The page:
An H-1B visa allows someone not a U.S. citizen to work here in certain "specialty" occupations. What occupations? From http://uscis.gov/graphics/howdoi/h2b.htm:
A specialty occupation requires theoretical and practical application of a body of specialized knowledge along with at least a bachelors degree or its equivalent. For example, architecture, engineering, mathematics, physical sciences, social sciences, medicine and health, education, business specialties, accounting, law, theology, and the arts are specialty occupations.
As an autodidact, I object to the educational requirements, but never mind that. U.S. programmers think this steals jobs from them and lowers their salaries. Bill Gates, once a struggling programmer himself, wants the program expanded so that Microsoft has a greater labor pool to draw from. Given that the U.S. Congress seems to love Big Business, I bet Bill will get what he wants.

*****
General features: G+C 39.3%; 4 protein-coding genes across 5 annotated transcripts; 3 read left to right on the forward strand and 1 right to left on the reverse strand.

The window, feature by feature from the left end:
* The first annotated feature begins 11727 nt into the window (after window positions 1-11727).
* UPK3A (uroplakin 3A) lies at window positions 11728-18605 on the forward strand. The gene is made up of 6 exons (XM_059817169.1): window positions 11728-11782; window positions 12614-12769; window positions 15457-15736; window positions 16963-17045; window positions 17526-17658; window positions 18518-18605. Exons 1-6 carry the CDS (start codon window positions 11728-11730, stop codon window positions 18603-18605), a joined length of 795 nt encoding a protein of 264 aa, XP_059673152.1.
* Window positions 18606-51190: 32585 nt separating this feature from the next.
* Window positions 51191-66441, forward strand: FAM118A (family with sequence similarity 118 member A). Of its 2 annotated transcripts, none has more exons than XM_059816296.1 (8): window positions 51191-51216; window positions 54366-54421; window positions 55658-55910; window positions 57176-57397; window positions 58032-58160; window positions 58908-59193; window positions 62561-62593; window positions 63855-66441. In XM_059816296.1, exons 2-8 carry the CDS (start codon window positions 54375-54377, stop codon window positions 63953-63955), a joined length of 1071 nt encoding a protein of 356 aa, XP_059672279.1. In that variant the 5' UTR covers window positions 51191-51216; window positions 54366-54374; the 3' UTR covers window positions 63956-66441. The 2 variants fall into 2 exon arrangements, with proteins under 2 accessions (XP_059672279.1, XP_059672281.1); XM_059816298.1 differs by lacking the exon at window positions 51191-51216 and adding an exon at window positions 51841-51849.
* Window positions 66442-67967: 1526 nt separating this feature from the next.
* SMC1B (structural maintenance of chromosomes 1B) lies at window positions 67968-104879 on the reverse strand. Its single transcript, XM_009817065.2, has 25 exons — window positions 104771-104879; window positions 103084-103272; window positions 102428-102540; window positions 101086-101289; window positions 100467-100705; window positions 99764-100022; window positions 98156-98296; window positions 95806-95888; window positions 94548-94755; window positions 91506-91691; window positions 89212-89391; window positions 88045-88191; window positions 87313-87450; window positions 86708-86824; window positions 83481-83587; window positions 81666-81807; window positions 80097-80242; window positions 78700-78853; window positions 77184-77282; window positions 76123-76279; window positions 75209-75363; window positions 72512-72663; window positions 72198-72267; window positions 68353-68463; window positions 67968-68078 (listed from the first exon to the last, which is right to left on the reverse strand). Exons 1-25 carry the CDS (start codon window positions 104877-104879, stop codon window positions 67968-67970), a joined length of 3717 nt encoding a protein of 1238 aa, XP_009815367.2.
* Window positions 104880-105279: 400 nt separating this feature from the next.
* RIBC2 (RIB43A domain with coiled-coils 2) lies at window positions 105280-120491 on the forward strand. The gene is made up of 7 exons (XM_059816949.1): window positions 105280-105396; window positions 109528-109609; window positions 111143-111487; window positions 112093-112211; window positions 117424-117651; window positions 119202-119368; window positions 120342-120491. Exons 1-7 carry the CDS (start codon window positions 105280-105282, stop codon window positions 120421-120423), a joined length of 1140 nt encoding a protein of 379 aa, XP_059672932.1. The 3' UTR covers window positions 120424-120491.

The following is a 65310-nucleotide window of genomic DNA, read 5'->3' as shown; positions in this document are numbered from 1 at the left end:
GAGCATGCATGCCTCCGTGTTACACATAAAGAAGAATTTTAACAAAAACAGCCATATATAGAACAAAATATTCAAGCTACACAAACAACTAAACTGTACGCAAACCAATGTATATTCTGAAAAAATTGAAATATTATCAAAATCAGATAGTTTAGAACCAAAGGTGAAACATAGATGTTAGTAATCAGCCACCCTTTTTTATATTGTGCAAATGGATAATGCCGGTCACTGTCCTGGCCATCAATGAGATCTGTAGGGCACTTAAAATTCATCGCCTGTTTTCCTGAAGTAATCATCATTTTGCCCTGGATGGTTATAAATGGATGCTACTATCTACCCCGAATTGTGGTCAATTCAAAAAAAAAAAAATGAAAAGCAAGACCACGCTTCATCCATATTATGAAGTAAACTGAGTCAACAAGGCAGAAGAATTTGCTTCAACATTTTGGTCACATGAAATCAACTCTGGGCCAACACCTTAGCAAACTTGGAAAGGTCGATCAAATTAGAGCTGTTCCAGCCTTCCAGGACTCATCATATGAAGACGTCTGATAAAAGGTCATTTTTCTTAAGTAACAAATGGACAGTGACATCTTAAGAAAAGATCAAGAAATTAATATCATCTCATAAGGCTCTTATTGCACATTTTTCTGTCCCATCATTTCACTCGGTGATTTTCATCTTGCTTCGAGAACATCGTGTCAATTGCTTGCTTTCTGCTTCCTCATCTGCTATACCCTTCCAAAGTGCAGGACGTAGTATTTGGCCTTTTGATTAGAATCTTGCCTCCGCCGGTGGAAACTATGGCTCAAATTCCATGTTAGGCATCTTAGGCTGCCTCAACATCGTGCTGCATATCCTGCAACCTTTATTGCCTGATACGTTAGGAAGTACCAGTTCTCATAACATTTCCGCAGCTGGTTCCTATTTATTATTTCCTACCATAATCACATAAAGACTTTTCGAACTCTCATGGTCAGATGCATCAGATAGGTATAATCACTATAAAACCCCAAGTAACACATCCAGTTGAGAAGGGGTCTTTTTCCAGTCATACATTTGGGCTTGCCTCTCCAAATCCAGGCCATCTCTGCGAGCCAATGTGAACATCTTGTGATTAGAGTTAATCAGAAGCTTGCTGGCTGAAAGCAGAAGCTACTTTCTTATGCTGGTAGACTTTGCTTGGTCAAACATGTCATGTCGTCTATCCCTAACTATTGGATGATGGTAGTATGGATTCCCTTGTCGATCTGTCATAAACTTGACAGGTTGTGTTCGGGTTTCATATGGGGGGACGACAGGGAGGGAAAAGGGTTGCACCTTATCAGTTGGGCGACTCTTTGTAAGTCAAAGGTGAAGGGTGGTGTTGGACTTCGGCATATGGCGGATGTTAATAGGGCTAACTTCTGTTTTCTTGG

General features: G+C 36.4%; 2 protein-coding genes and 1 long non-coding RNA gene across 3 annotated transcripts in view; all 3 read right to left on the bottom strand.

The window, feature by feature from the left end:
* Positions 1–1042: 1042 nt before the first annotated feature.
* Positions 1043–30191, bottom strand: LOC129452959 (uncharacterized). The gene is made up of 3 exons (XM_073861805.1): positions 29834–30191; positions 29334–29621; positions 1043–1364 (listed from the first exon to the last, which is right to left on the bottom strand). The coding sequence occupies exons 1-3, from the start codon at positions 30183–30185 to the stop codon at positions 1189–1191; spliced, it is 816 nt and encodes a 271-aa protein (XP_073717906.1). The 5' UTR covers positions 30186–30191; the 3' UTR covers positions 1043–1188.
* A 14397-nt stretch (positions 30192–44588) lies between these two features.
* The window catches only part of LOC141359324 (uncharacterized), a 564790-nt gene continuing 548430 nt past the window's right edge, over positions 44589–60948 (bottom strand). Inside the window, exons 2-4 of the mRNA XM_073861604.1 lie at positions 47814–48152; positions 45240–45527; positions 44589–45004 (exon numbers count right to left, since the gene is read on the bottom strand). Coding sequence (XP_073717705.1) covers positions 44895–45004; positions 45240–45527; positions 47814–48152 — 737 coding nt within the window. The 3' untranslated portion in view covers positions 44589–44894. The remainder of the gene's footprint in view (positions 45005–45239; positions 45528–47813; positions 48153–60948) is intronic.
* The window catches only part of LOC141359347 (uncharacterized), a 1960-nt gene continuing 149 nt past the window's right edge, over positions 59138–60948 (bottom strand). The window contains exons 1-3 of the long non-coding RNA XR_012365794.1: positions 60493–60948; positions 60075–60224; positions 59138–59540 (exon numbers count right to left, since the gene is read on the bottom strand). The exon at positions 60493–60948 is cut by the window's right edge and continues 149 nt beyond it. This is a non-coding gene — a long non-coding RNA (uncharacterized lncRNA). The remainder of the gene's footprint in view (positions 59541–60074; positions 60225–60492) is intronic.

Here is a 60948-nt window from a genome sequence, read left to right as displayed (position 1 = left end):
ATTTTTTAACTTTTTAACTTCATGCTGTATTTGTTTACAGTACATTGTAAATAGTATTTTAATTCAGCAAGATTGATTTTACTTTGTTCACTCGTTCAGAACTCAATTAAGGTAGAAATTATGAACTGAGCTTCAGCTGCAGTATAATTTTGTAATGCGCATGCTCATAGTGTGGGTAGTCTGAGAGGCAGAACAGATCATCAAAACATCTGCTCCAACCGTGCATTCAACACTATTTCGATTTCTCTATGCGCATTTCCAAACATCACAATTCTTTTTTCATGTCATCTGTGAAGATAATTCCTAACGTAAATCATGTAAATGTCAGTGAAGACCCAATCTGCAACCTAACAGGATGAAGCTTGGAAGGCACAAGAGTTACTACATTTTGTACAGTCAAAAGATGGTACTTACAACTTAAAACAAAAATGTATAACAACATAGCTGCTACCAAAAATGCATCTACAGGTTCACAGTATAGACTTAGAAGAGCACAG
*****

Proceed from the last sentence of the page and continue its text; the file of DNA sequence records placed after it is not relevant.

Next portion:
I actually partially agree with Bill, though surely not for the same reasons. I'm an extreme libertarian and find all restrictions on travel, work and residence disgusting. We are all of the same DNA, and having been born in a particular location can be fortunate or not, but governments should have no right to perpetuate that circumstance.
But as ars technica points out, the current H-1B laws put all the power in the employer's hands. I'm definitely not in favor of that: people should be able to work and live wherever they wish.
If you found something useful today, please consider a small donation.
Got something to add? Send me email.
More Articles by Tony Lawrence © 2009-11-07 Tony Lawrence